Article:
4G/5G antenna densification is escalating health risks – a global crisis
NEW YORK–(BUSINESS WIRE)–The Advisors to the International EMF Scientist Appeal, representing 248 scientists from 42 nations, have resubmitted The Appeal to the United Nations Environment Programme (UNEP) Executive Director, Inger Andersen, requesting the UNEP reassess the potential biological impacts of next generation 4G and 5G telecommunication technologies to plants, animals and humans.
There is particular urgency at this time as new antennas will be densely located throughout residential neighborhoods using much higher frequencies, with greater biologically disruptive pulsations, more dangerous signaling characteristics, plus transmitting equipment on, and inside, homes and buildings. The Advisors to The Appeal recommend UNEP seriously weigh heavily the findings of the independent, non-industry associated EMF science.
The Advisors to the International EMF Scientist Appeal – Annie Sasco, MD, Dr.PH., Henry Lai, Ph.D., Joel Moskowitz, PhD., Ronald Melnick, Ph.D. and Magda Havas, Ph.D. – call upon the UNEP to be a strong voice for the total environment of the planet, and an effective catalyst within the United Nations with regards to the biological and health effects of electromagnetic pollution.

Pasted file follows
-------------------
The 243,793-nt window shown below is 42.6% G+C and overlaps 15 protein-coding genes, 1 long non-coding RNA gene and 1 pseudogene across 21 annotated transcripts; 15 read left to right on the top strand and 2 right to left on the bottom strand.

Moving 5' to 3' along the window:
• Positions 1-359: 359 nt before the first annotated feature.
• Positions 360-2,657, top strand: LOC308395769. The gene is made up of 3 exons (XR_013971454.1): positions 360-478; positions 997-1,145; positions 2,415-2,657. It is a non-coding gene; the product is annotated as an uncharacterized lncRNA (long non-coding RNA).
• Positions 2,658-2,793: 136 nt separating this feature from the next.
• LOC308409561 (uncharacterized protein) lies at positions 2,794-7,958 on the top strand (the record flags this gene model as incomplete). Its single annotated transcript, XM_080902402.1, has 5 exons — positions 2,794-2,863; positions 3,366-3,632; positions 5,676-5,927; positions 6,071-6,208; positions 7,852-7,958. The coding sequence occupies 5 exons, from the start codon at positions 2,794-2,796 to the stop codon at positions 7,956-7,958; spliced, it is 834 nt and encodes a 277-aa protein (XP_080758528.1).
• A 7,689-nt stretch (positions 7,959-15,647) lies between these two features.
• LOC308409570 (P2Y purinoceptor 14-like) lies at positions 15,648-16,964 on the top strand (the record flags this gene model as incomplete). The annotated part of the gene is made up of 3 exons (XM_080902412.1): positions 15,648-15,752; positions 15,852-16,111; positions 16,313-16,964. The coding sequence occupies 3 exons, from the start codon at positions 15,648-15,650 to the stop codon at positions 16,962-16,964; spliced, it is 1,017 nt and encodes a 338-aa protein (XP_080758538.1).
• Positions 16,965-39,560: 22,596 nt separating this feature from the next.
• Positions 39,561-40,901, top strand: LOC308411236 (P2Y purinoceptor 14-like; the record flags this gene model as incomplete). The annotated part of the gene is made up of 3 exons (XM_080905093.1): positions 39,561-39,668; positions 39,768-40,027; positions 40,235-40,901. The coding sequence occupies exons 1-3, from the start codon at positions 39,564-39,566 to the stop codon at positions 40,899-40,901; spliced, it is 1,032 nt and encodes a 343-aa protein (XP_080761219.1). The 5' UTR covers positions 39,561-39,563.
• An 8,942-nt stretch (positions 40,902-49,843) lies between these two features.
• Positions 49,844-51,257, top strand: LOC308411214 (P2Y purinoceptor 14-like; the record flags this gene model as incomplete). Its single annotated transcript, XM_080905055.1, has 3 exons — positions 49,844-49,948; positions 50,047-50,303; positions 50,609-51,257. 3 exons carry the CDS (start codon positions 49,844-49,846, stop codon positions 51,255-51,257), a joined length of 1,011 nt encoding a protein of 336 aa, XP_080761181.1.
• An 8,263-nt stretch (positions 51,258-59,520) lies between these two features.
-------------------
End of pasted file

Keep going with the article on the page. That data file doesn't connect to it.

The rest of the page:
In the letter to UNEP, Magda Havas, Ph.D., Professor Emeritus, Trent University School of the Environment, Canada, details serious effects on plants, insects and wildlife from electromagnetic fields that are well documented in the scientific literature.
Ronald Melnick, Ph.D., Advisor to The Appeal and former scientist at the U.S. National Toxicology Program (NTP) within the National Institutes of Health (NIH), who managed the design and development of the NTP’s recently published $30 million animal study showing a clear link between radio frequency radiation (RFR) and cancer, states: “Results from the NTP study show that the previously held assumption that radiofrequency radiation cannot cause cancer or other adverse health effects is clearly wrong.” Policymakers the world over should take note.
Elizabeth Kelley, M.A., Director
Joel M. Moskowitz, Ph.D.
School of Public Health, UC Berkeley